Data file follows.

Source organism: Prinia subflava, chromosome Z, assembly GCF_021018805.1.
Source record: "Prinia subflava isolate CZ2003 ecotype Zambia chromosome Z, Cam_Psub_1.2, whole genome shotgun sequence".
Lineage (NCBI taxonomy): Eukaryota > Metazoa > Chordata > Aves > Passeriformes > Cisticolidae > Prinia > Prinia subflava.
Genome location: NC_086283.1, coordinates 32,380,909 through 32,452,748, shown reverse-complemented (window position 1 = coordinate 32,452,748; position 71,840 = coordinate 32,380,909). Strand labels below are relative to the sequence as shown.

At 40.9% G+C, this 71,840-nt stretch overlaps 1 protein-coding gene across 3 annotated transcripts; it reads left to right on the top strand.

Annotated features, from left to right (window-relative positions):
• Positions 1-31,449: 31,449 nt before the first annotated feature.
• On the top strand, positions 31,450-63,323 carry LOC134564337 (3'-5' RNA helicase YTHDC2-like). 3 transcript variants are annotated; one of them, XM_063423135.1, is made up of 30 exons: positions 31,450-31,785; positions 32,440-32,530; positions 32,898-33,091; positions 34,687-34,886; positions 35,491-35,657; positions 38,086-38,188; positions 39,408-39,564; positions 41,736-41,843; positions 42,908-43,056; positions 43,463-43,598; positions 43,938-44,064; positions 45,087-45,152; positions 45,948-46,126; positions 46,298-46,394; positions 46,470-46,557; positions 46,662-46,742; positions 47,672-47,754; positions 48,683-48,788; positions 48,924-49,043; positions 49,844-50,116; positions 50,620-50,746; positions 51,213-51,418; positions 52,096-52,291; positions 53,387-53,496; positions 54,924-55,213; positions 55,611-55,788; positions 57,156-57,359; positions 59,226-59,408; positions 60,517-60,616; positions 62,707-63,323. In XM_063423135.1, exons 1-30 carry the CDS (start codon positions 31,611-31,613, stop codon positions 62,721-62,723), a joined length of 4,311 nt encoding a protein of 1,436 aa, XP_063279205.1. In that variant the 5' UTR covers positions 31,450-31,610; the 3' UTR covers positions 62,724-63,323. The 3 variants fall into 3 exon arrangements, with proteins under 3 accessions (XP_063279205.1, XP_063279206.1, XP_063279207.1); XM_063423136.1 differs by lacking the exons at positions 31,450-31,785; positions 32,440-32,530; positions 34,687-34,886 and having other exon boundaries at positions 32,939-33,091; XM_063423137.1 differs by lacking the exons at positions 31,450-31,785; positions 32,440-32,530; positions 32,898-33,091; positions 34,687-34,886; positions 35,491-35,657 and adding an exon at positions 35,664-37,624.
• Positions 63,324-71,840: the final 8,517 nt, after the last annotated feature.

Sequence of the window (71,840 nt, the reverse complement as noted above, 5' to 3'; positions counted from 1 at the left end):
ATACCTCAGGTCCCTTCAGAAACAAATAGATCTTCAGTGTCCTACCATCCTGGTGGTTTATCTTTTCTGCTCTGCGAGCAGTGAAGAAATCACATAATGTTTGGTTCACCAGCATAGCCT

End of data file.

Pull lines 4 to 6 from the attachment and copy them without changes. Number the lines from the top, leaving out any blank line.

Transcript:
Genome location: NC_086283.1, coordinates 32,380,909 through 32,452,748, shown reverse-complemented (window position 1 = coordinate 32,452,748; position 71,840 = coordinate 32,380,909). Strand labels below are relative to the sequence as shown.

At 40.9% G+C, this 71,840-nt stretch overlaps 1 protein-coding gene across 3 annotated transcripts; it reads left to right on the top strand.

Annotated features, from left to right (window-relative positions):